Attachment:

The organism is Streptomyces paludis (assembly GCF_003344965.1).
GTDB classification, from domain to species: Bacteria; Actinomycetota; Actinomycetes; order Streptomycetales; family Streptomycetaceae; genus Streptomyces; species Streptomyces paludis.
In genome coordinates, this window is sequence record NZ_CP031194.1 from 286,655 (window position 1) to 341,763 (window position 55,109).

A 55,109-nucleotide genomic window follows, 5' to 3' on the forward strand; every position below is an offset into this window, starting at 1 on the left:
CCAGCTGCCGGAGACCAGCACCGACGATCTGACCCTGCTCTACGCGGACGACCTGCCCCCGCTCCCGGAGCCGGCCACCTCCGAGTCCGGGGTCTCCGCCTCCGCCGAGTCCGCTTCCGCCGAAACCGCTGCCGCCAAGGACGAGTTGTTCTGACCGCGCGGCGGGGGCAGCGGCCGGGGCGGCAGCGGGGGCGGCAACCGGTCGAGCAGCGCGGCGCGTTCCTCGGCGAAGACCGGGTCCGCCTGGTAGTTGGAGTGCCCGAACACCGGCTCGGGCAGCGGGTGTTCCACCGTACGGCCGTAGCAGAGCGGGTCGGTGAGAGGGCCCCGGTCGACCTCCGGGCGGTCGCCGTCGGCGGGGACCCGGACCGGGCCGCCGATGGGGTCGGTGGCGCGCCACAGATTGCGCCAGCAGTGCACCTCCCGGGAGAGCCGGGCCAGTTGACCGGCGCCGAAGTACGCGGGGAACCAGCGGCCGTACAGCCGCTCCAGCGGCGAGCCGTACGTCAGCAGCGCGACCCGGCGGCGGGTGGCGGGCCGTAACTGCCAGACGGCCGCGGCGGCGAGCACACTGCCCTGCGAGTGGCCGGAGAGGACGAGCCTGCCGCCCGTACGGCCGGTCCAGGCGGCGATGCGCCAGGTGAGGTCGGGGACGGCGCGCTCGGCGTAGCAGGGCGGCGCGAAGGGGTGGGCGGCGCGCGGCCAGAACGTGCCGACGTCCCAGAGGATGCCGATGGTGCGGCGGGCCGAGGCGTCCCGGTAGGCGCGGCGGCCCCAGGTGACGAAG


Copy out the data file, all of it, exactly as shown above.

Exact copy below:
The organism is Streptomyces paludis (assembly GCF_003344965.1).
GTDB classification, from domain to species: Bacteria; Actinomycetota; Actinomycetes; order Streptomycetales; family Streptomycetaceae; genus Streptomyces; species Streptomyces paludis.
In genome coordinates, this window is sequence record NZ_CP031194.1 from 286,655 (window position 1) to 341,763 (window position 55,109).

A 55,109-nucleotide genomic window follows, 5' to 3' on the forward strand; every position below is an offset into this window, starting at 1 on the left:
CCAGCTGCCGGAGACCAGCACCGACGATCTGACCCTGCTCTACGCGGACGACCTGCCCCCGCTCCCGGAGCCGGCCACCTCCGAGTCCGGGGTCTCCGCCTCCGCCGAGTCCGCTTCCGCCGAAACCGCTGCCGCCAAGGACGAGTTGTTCTGACCGCGCGGCGGGGGCAGCGGCCGGGGCGGCAGCGGGGGCGGCAACCGGTCGAGCAGCGCGGCGCGTTCCTCGGCGAAGACCGGGTCCGCCTGGTAGTTGGAGTGCCCGAACACCGGCTCGGGCAGCGGGTGTTCCACCGTACGGCCGTAGCAGAGCGGGTCGGTGAGAGGGCCCCGGTCGACCTCCGGGCGGTCGCCGTCGGCGGGGACCCGGACCGGGCCGCCGATGGGGTCGGTGGCGCGCCACAGATTGCGCCAGCAGTGCACCTCCCGGGAGAGCCGGGCCAGTTGACCGGCGCCGAAGTACGCGGGGAACCAGCGGCCGTACAGCCGCTCCAGCGGCGAGCCGTACGTCAGCAGCGCGACCCGGCGGCGGGTGGCGGGCCGTAACTGCCAGACGGCCGCGGCGGCGAGCACACTGCCCTGCGAGTGGCCGGAGAGGACGAGCCTGCCGCCCGTACGGCCGGTCCAGGCGGCGATGCGCCAGGTGAGGTCGGGGACGGCGCGCTCGGCGTAGCAGGGCGGCGCGAAGGGGTGGGCGGCGCGCGGCCAGAACGTGCCGACGTCCCAGAGGATGCCGATGGTGCGGCGGGCCGAGGCGTCCCGGTAGGCGCGGCGGCCCCAGGTGACGAAG